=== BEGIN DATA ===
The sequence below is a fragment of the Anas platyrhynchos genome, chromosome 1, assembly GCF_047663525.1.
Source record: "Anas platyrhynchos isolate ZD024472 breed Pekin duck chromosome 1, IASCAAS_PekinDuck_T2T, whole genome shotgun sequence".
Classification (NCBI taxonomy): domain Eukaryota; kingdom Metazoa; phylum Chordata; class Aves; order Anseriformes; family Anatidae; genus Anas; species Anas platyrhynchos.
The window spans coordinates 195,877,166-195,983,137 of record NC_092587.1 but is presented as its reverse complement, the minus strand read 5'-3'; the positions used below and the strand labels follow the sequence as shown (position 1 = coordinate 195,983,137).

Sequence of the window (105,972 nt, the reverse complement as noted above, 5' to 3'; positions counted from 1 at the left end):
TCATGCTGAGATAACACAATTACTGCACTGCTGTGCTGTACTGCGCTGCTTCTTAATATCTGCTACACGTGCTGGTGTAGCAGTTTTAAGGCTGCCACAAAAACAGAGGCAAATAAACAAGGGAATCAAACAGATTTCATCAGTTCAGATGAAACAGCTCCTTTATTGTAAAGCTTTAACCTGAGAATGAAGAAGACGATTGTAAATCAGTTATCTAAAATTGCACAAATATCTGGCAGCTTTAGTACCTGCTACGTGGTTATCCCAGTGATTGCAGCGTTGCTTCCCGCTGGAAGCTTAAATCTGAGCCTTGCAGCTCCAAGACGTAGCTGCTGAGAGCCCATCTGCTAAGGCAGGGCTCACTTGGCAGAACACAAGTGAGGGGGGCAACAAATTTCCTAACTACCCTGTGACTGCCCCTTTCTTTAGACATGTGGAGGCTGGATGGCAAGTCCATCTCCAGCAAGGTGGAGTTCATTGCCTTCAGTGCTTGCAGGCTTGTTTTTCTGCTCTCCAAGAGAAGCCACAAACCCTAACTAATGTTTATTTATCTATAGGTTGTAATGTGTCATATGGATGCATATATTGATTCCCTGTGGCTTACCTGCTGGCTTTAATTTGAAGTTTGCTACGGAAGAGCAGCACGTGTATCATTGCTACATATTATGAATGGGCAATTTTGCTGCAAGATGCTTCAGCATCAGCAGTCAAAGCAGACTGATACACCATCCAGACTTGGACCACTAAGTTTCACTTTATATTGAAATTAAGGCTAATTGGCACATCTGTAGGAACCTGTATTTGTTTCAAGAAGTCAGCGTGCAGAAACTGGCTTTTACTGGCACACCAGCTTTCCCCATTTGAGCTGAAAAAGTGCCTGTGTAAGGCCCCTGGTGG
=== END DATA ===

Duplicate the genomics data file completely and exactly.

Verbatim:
The sequence below is a fragment of the Anas platyrhynchos genome, chromosome 1, assembly GCF_047663525.1.
Source record: "Anas platyrhynchos isolate ZD024472 breed Pekin duck chromosome 1, IASCAAS_PekinDuck_T2T, whole genome shotgun sequence".
Classification (NCBI taxonomy): domain Eukaryota; kingdom Metazoa; phylum Chordata; class Aves; order Anseriformes; family Anatidae; genus Anas; species Anas platyrhynchos.
The window spans coordinates 195,877,166-195,983,137 of record NC_092587.1 but is presented as its reverse complement, the minus strand read 5'-3'; the positions used below and the strand labels follow the sequence as shown (position 1 = coordinate 195,983,137).

Sequence of the window (105,972 nt, the reverse complement as noted above, 5' to 3'; positions counted from 1 at the left end):
TCATGCTGAGATAACACAATTACTGCACTGCTGTGCTGTACTGCGCTGCTTCTTAATATCTGCTACACGTGCTGGTGTAGCAGTTTTAAGGCTGCCACAAAAACAGAGGCAAATAAACAAGGGAATCAAACAGATTTCATCAGTTCAGATGAAACAGCTCCTTTATTGTAAAGCTTTAACCTGAGAATGAAGAAGACGATTGTAAATCAGTTATCTAAAATTGCACAAATATCTGGCAGCTTTAGTACCTGCTACGTGGTTATCCCAGTGATTGCAGCGTTGCTTCCCGCTGGAAGCTTAAATCTGAGCCTTGCAGCTCCAAGACGTAGCTGCTGAGAGCCCATCTGCTAAGGCAGGGCTCACTTGGCAGAACACAAGTGAGGGGGGCAACAAATTTCCTAACTACCCTGTGACTGCCCCTTTCTTTAGACATGTGGAGGCTGGATGGCAAGTCCATCTCCAGCAAGGTGGAGTTCATTGCCTTCAGTGCTTGCAGGCTTGTTTTTCTGCTCTCCAAGAGAAGCCACAAACCCTAACTAATGTTTATTTATCTATAGGTTGTAATGTGTCATATGGATGCATATATTGATTCCCTGTGGCTTACCTGCTGGCTTTAATTTGAAGTTTGCTACGGAAGAGCAGCACGTGTATCATTGCTACATATTATGAATGGGCAATTTTGCTGCAAGATGCTTCAGCATCAGCAGTCAAAGCAGACTGATACACCATCCAGACTTGGACCACTAAGTTTCACTTTATATTGAAATTAAGGCTAATTGGCACATCTGTAGGAACCTGTATTTGTTTCAAGAAGTCAGCGTGCAGAAACTGGCTTTTACTGGCACACCAGCTTTCCCCATTTGAGCTGAAAAAGTGCCTGTGTAAGGCCCCTGGTGG